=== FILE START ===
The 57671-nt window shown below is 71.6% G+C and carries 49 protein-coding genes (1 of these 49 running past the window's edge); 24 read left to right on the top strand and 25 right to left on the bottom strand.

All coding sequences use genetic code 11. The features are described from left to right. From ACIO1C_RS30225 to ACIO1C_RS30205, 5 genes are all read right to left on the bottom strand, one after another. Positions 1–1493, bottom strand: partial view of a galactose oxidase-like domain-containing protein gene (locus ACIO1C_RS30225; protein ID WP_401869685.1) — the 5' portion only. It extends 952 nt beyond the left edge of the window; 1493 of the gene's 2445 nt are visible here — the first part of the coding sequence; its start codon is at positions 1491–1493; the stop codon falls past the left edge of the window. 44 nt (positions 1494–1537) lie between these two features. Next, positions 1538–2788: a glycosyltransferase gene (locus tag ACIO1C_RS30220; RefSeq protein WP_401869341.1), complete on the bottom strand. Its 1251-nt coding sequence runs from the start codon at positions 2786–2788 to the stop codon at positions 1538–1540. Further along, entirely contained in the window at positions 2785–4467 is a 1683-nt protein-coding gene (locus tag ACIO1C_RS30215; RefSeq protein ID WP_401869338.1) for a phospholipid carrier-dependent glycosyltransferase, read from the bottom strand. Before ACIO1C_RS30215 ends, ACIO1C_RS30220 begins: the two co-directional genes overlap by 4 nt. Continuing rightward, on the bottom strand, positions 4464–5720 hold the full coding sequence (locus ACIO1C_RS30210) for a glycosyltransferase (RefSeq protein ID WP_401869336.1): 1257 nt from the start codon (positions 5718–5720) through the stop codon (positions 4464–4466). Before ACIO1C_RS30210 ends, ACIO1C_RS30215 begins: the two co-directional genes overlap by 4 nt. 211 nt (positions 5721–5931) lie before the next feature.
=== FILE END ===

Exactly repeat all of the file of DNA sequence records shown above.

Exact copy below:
The 57671-nt window shown below is 71.6% G+C and carries 49 protein-coding genes (1 of these 49 running past the window's edge); 24 read left to right on the top strand and 25 right to left on the bottom strand.

All coding sequences use genetic code 11. The features are described from left to right. From ACIO1C_RS30225 to ACIO1C_RS30205, 5 genes are all read right to left on the bottom strand, one after another. Positions 1–1493, bottom strand: partial view of a galactose oxidase-like domain-containing protein gene (locus ACIO1C_RS30225; protein ID WP_401869685.1) — the 5' portion only. It extends 952 nt beyond the left edge of the window; 1493 of the gene's 2445 nt are visible here — the first part of the coding sequence; its start codon is at positions 1491–1493; the stop codon falls past the left edge of the window. 44 nt (positions 1494–1537) lie between these two features. Next, positions 1538–2788: a glycosyltransferase gene (locus tag ACIO1C_RS30220; RefSeq protein WP_401869341.1), complete on the bottom strand. Its 1251-nt coding sequence runs from the start codon at positions 2786–2788 to the stop codon at positions 1538–1540. Further along, entirely contained in the window at positions 2785–4467 is a 1683-nt protein-coding gene (locus tag ACIO1C_RS30215; RefSeq protein ID WP_401869338.1) for a phospholipid carrier-dependent glycosyltransferase, read from the bottom strand. Before ACIO1C_RS30215 ends, ACIO1C_RS30220 begins: the two co-directional genes overlap by 4 nt. Continuing rightward, on the bottom strand, positions 4464–5720 hold the full coding sequence (locus ACIO1C_RS30210) for a glycosyltransferase (RefSeq protein ID WP_401869336.1): 1257 nt from the start codon (positions 5718–5720) through the stop codon (positions 4464–4466). Before ACIO1C_RS30210 ends, ACIO1C_RS30215 begins: the two co-directional genes overlap by 4 nt. 211 nt (positions 5721–5931) lie before the next feature.